RALEIGH, N.C. – Johnston County native Lunsford Richardson turned to pharmacy after being a Cumberland County principal because he felt that was the best profession to benefit from his Latin skills. That career change, and possibly a winter of nasty colds with his three young children, led to the invention of Vicks VapoRub, a cold treatment with a distinctive aroma known worldwide.
A N.C. Highway Historical Marker (www.ncmarkers.com) will be dedicated on Wednesday, April 28, at 1 p.m. at the corner of Elm and Washington streets in Greensboro. Richardson moved his family to Greensboro from Selma in 1890 and purchased W.C. Porter Drug Store with a partner, John B. Fariss. The business became the Richardson-Fariss Drug Store. There Richardson practiced his life-long interest in chemistry and developed Vicks Salve in 1894. The highway marker will be placed down the street from the drug store building, which is now a law office.
“That little blue jar has brought comfort to millions of people for more than 100 years,” observes N.C. Department of Cultural Resources Secretary Linda A. Carlisle. “We are all grateful for the gift and for the inventive North Carolinian who gave it to the world.”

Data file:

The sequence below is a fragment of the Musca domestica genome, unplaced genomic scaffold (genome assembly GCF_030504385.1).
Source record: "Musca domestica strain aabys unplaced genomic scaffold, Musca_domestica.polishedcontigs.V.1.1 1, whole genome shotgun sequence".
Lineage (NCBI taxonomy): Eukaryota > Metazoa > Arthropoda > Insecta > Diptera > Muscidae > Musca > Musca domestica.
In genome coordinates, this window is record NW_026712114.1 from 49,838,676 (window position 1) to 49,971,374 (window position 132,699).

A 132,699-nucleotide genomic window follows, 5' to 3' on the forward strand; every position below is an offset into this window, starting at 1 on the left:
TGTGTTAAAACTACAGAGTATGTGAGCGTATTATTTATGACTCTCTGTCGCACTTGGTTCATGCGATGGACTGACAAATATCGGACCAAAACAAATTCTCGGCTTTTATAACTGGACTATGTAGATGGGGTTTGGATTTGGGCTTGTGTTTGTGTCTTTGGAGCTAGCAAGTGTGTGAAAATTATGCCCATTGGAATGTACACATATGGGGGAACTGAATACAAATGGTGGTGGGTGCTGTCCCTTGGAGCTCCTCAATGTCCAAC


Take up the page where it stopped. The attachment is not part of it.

In 1907 Richardson’s oldest son, H. Smith Richardson, joined the business as sales manager and chose Vicks VapoRub as a more marketable name. Within five years the product had a national following, and during the flu pandemic of 1918 and 1919, the salve was indispensible. Although sold as a topical cold treatment, it is reportedly used today to treat many other ills.
For additional information on the marker, call (919) 807-7290. The N.C. Highway Marker program within the Office of Archives and History is part of the N.C. Department of Cultural Resources, the state agency with the mission to enrich lives and communities, and the vision to harness the state’s cultural resources to build North Carolina’s social, cultural and economic future. Information on Cultural Resources is available 24/7 at www.ncculture.com.
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